Okay, even if I bend myself backwards to get to the spine of the story, while breaking my spine in the process, I will say that it is about how the carefree nature of our generation makes them oblivious to the horrors of the world. But both the ‘carefree’ aspect and ‘horrors’ are represented in such a sanitised, kid-friendly, and immature that it’s hard to take any of it seriously. I am guessing Advait and Sara are in their late ‘20s and are supposed to represent people of my age. But I have never heard people talk like them. Even the most hollow-minded, Instagram-suckling parts of my generation are more articulate than these two dumb-fu*ks. And as for the crime, it’s described (IDK why it’s described instead of showing since it’s an A-rated flick) with the help of words that are probably used by 6th standard kids, thereby butchering any sense of relevance.

In my opinion, Mohit Suri rarely has made good movies. He has just put good songs in them.

That sounds pretty controversial but let’s do a run down. As of now, Suri has made Zeher, Kalyug, Woh Lamhe, Awarapan, Raaz: The Mystery Continues, Crook, Murder 2, Aashiqui 2, Ek Villain, Hamari Adhuri Kahani, Half Girlfriend, and Malang. Zeher is a bad remake of an already bad movie called Out of Time. Kalyug is a middling remake of a middling movie called 8MM. Murder 2 is a bad remake of the brilliant South Korean movie, The Chaser. Aashiqui 2 is a horrendous remake of A Star is Born. Ek Villain is a f*cked up retread of the riveting I Saw the Devil. Awarapan is a somewhat good remake of A Bittersweet Life. That leaves us with Raaz, Crook, and Malang, all of which are just plain bad. So, what’s Suri’s real contribution? Getting good composers to make good songs because I am sure you still listen to the songs from the above-mentioned movies even though you haven’t watched the movie in a long time.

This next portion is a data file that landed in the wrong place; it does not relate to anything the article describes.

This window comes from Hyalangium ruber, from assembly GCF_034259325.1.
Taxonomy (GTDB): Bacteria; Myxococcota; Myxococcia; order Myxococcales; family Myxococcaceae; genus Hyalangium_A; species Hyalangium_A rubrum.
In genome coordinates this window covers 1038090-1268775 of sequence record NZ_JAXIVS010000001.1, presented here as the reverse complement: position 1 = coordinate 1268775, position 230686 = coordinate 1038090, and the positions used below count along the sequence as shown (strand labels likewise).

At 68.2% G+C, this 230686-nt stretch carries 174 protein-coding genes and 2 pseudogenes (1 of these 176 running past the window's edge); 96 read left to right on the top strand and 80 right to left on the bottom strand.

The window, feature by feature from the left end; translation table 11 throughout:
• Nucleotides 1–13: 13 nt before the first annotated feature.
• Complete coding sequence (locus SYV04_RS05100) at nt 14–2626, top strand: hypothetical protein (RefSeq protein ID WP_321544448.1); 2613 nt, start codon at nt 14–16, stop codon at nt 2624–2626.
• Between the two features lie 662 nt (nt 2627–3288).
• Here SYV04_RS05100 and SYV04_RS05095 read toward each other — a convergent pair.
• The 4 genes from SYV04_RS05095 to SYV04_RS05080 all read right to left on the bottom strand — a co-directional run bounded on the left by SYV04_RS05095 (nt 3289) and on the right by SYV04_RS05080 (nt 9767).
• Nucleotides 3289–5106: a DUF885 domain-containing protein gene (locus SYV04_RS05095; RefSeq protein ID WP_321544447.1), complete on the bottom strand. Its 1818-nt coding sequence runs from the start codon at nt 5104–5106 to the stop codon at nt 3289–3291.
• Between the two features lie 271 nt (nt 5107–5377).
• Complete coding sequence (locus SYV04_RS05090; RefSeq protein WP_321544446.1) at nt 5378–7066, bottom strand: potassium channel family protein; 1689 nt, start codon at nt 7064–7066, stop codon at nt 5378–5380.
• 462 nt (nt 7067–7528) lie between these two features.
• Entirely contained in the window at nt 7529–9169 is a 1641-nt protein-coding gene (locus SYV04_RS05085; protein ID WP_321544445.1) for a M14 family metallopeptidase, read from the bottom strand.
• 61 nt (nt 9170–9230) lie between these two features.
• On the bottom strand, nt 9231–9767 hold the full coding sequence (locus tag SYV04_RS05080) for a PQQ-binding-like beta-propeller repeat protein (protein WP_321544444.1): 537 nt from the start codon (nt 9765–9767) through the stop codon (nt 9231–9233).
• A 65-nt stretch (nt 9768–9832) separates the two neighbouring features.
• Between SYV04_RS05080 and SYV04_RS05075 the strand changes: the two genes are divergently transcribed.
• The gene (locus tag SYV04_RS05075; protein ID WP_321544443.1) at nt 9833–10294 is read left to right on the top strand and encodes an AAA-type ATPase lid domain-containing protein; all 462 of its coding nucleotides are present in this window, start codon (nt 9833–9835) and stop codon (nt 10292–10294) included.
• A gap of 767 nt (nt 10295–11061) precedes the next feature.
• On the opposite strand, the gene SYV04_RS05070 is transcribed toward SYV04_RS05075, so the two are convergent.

I am not going to lie. The movie’s opening sequence had me excited because of Suri’s attempt at an one take, somewhat aping the prison escape scene in Daredevil Season 3. It has its flaws but it felt like a sincere effort to do something that needed meticulous planning, practice, structuring and editing. However, the way he starts falling back on better action scenes to make it look like he has any idea how to craft an action scene is what threw me completely out of the experience. Maybe these are spoilers but I am going to talk about these examples anyway so look away if you don’t want to know about them. The first one’s where Advait runs and jumps from the roof of a stadium. That’s copied from the last bit of the roof-top chase in Mission: Impossible – Fallout down to the cut between the takes. The second one’s where Agashe runs into Advait with a car. That’s ripped off from the altercation between Baby and Buddy in the third act of Baby Driver where Baby has to jump over Buddy’s car.